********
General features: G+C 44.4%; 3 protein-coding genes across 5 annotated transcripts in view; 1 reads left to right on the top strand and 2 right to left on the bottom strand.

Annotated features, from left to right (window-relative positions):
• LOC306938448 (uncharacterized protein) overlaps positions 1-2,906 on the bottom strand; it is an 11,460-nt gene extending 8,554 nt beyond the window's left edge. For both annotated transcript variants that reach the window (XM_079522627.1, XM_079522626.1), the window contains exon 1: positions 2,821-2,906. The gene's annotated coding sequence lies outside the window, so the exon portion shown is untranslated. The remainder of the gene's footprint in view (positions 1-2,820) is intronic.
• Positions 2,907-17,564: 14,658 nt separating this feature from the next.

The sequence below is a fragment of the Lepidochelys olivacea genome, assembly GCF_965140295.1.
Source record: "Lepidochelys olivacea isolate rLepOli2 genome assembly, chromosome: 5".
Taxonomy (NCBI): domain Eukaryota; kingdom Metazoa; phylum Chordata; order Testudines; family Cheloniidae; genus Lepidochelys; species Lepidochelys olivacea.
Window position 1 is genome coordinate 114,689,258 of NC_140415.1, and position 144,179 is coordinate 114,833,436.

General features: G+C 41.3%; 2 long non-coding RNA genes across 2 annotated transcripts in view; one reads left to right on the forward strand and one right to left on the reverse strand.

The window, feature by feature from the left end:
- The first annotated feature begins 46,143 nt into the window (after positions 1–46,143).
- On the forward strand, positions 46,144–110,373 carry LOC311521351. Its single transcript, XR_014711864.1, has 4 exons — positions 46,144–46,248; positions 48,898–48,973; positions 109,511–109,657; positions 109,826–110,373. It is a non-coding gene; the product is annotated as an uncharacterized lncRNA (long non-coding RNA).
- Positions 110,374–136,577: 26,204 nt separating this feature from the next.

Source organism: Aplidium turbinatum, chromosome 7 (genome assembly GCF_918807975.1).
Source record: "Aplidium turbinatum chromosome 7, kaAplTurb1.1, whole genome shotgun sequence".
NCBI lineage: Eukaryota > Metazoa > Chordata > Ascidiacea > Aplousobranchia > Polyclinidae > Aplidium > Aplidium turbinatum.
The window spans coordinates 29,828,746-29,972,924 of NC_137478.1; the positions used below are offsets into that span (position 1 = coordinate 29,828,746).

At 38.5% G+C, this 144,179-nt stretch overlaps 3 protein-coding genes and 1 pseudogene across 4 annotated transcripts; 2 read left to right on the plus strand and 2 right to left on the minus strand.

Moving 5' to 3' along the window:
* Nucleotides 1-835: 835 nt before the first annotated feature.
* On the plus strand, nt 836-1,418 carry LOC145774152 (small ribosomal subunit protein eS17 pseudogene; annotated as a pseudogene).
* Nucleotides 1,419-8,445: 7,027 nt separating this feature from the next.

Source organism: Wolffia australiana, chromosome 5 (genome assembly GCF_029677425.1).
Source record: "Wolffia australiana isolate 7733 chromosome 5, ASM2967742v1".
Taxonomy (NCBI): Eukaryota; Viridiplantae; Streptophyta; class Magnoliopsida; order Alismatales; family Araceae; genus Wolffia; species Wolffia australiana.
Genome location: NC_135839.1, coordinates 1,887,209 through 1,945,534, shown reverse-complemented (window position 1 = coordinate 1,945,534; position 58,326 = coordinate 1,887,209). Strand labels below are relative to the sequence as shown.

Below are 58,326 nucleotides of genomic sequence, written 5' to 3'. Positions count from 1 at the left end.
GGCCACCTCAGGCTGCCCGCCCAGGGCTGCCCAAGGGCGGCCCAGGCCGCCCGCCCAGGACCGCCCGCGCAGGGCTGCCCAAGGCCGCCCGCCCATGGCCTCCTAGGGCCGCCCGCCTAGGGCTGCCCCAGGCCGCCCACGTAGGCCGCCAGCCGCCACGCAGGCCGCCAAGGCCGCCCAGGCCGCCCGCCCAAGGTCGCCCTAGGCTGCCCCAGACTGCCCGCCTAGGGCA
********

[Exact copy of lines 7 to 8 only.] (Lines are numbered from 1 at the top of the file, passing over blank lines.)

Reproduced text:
Taxonomy (NCBI): domain Eukaryota; kingdom Metazoa; phylum Chordata; order Testudines; family Cheloniidae; genus Lepidochelys; species Lepidochelys olivacea.
Window position 1 is genome coordinate 114,689,258 of NC_140415.1, and position 144,179 is coordinate 114,833,436.